James Nourse (1828 - 1897, from Dublin) formed the Nourse Line during the 1860s and the Co. became The Nourse Line Limited in 1903 - 1904, with Mr C.A. Hampton (d.1922) being its first chairman. The Line traded with a wide range of countries, including the West Indies. The P&O Steam Navigation Company eventually bought the Line's shares in 1955, marking the end of the Hampton family's involvement with the Co. In 1962, the Line took over the management of the Asiatic Steam Navigation Co. Ltd (part of the P&O Group), prior to the formation of Hain-Nourse Ltd. In 1971, Hain-Nourse Ltd was integrated into P&O's Bulk Shipping Division and the name Hain-Nourse was changed to P&O Ferries Ltd in 1978.
P&O Scottish Ferries Ltd, established during the 1970s - 1980s, presumably continued most of the sailings and trade, which the North of Scotland, Orkney & Shetland Co. Ltd & predecessor companies had previously undertaken, including the Pentland Firth route. In 2002, NorthLink Ferries took over P&O's routes to the North Isles.
The origins of P&O Ltd (Peninsular and Oriental Steam Navigation Company) date from the 1830s and the Co. was incorporated by a Royal Charter in 1840. Up until around the Second World War, P&O concentrated mainly on carrying mail, first by paddle-steamers and later by other steam ships. The Co. began carrying other cargo and passengers during the mid-nineteenth century and sailed ships to places such as the Iberian Peninsular (up until c.1862), Chile, Egypt, India, China (from c.1840s) and Australia (from c.1850s). It also sailed troop transports, hospital ships and cargo liners from c.1900s. By the 1920s, P&O was sailing black-hulled passenger, mail liners, coasters, colliers, Thames pleasure steamers, state-of-the-art refrigerated cargo liners, and passenger/cargo ships. The P&O fleet was also greatly involved in the two world wars, carrying troops, munitions, raw materials and foodstuffs. Between 1914 and c.1946, P&O took over other shipping companies, including the British India Steam Navigation Company, the New Zealand Shipping Company, the Hain Steamship Company and James Nourse. Growing competition from passenger airlines led in part to P&O's later diversification and greater concentration on leisurely sea travel. P&O continued to sail cargo ships after the Second World War and entered into the tanker trades between c.1960s - 1980s. During the 1960s - 1970s, P&O began to operate 'roll-on, roll-off' ferries [the first being 'St Ola' III) and in 1971, the Group was reorganised into the following divisions: Bulk Shipping, General Cargo, Passenger, European & Air Transport, and General Holdings. P&O made investments in other fields during the 1990s, including an Energy Division involved in North Sea oil exploration and US oil production. P&O continued to expand its shipping at the end of the twentieth and beginning of the twenty-first centuries, through company expansions and mergers.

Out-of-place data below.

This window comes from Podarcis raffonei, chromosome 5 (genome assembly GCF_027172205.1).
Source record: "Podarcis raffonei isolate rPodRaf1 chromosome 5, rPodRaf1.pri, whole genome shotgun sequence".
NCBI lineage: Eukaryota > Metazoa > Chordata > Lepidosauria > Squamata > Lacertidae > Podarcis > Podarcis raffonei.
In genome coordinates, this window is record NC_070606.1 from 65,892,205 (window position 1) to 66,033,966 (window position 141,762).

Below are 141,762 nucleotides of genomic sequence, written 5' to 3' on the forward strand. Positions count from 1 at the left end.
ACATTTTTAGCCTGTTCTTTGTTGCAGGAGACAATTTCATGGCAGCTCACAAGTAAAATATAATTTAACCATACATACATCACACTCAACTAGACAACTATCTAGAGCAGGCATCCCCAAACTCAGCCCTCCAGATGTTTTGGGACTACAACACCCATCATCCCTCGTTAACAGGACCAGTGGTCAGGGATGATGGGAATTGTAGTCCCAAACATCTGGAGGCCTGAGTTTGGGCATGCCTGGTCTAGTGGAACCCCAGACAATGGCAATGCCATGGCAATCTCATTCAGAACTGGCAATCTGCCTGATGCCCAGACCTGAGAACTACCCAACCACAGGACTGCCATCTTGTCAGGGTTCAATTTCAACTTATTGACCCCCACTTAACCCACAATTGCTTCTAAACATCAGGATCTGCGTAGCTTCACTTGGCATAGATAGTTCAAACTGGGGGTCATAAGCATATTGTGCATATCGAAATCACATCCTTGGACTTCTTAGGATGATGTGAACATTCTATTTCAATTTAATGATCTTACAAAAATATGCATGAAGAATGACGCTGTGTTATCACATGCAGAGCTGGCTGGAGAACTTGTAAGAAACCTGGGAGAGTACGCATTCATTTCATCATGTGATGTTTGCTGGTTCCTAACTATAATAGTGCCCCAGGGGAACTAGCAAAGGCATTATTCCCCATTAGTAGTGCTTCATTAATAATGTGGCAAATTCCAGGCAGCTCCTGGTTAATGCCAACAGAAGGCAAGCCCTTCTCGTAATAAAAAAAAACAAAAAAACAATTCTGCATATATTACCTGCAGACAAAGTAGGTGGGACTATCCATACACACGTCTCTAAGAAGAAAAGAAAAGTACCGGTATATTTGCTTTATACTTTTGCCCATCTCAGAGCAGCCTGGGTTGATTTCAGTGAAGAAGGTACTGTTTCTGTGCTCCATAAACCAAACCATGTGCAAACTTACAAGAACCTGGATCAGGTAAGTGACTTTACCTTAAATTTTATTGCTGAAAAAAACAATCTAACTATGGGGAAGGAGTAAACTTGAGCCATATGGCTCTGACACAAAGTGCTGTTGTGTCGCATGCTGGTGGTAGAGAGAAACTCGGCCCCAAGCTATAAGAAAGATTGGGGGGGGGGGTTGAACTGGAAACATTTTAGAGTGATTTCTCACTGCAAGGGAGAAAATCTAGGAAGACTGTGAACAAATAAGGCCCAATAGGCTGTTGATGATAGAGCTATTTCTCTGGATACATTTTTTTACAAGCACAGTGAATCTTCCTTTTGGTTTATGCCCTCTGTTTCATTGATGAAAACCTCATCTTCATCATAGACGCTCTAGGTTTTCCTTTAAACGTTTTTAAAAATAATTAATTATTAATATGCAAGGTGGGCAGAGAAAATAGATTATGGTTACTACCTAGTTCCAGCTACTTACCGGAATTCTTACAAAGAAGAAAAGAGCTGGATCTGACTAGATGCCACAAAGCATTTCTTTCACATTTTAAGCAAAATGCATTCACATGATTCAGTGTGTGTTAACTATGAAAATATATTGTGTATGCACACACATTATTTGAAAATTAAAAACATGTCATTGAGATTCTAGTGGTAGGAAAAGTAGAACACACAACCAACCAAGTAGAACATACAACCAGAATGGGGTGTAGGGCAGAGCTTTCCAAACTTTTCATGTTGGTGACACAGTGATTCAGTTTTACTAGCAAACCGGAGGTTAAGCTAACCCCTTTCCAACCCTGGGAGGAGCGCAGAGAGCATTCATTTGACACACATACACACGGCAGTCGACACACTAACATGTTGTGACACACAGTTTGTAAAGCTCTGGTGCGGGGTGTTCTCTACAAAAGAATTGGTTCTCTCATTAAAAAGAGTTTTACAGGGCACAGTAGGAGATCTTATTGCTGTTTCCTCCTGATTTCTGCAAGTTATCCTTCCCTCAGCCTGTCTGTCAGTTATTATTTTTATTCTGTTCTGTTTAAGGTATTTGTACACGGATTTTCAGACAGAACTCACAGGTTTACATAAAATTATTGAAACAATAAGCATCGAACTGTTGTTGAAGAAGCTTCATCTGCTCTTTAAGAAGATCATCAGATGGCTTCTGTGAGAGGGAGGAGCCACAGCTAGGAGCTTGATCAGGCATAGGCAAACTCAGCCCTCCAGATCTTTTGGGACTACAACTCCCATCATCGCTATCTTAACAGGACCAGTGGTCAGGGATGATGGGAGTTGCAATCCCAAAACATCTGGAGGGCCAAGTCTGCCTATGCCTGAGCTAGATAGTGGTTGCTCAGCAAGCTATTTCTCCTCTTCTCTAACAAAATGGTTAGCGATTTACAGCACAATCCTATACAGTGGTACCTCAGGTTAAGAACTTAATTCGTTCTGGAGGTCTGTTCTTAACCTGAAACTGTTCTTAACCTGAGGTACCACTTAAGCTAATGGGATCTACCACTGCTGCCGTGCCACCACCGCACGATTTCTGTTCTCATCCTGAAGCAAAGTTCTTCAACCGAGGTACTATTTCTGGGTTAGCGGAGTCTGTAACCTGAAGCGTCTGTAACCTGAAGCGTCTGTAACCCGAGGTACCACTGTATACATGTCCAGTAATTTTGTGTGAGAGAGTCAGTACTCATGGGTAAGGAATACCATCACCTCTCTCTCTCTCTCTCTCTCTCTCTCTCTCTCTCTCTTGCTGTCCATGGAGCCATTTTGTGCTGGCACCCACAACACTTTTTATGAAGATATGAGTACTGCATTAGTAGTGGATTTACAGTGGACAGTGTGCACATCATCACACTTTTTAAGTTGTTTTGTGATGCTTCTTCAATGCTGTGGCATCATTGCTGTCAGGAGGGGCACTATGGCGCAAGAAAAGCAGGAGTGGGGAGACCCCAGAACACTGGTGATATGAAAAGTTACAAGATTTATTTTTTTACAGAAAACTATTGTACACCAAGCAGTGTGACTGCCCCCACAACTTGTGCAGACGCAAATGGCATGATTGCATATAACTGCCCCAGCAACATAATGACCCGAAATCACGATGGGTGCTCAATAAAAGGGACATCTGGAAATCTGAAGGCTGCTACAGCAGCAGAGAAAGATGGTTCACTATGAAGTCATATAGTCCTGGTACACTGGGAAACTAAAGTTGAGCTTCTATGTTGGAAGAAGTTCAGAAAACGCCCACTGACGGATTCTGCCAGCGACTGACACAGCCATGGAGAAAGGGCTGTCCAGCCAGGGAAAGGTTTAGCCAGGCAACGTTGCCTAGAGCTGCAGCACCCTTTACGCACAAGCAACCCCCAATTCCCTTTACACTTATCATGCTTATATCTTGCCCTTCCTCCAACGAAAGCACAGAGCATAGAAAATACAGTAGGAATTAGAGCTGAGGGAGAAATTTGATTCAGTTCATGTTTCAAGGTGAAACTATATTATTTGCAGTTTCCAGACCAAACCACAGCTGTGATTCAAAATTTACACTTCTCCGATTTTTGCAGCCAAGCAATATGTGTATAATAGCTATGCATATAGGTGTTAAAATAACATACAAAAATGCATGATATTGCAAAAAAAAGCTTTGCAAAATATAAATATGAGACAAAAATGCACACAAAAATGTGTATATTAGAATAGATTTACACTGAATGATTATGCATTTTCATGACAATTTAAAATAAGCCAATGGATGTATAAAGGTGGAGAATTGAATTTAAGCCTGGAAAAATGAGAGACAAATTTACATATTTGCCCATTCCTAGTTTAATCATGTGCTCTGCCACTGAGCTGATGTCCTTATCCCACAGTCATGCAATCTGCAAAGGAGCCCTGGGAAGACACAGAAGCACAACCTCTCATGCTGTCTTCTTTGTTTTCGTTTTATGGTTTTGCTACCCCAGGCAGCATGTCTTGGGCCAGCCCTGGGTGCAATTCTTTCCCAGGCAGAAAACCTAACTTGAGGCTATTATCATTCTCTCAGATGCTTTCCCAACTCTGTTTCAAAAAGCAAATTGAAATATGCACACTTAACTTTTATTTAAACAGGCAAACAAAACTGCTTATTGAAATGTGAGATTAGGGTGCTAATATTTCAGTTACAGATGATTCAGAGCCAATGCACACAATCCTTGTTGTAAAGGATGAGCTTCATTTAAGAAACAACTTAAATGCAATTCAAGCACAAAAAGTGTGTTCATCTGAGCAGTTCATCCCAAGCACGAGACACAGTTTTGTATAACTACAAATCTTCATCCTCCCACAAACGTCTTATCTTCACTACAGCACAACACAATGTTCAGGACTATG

For further information on the history and vessels of the North of Scotland, Orkney and Shetland Shipping Company Ltd, see the assorted correspondence and cuttings at MS 3697/15/9.
For postcards and further information on the shipping companies, including Coast Lines and P&O, see Ian Boyle/Simplon Postcards, http://www.simplonpc.co.uk/NorthCo.html (2006).
For information on the 'North Company' and P&O, see Ships of Cal Mac, http://www.shipsofcalmac.co.uk/crossing_nl_ss.asp (2006).
For information on the Aberdeen Steam Navigation Company Ltd., see Graeme Somner, 'Aberdeen Steam Navigation Company Ltd., The', http://www.worldshipsociety.org/publications/searchdetails.php?RecordNumber=2 (2006).
For a short history of the Hain Steamship Company Ltd., see the webpage http://www.botacquaintances.co.uk/Hain_history.html (2006).
For information on James Nourse and the Nourse Line Limited, see 'Nourse Line', http://www.merchantnavyofficers.com/nourse.html (2006).
For a history of P&O, see 'A brief history of P&O', http://portal.pohub.com/portal/page?_pageid=71,212168&_dad=pogprtl&_schema=POGPRTL (2006).
|Custodial History||The bulk of the collection was deposited in Special Libraries & Archives from P&O History and Archives, National Maritime Museum, Greenwich, in November 2002. Thereafter, accession No. 017 was deposited from Greenwich on 3 October 2003; accession No. 055 on 7 April 2004; and accession No. 100 on 3 February 2005.|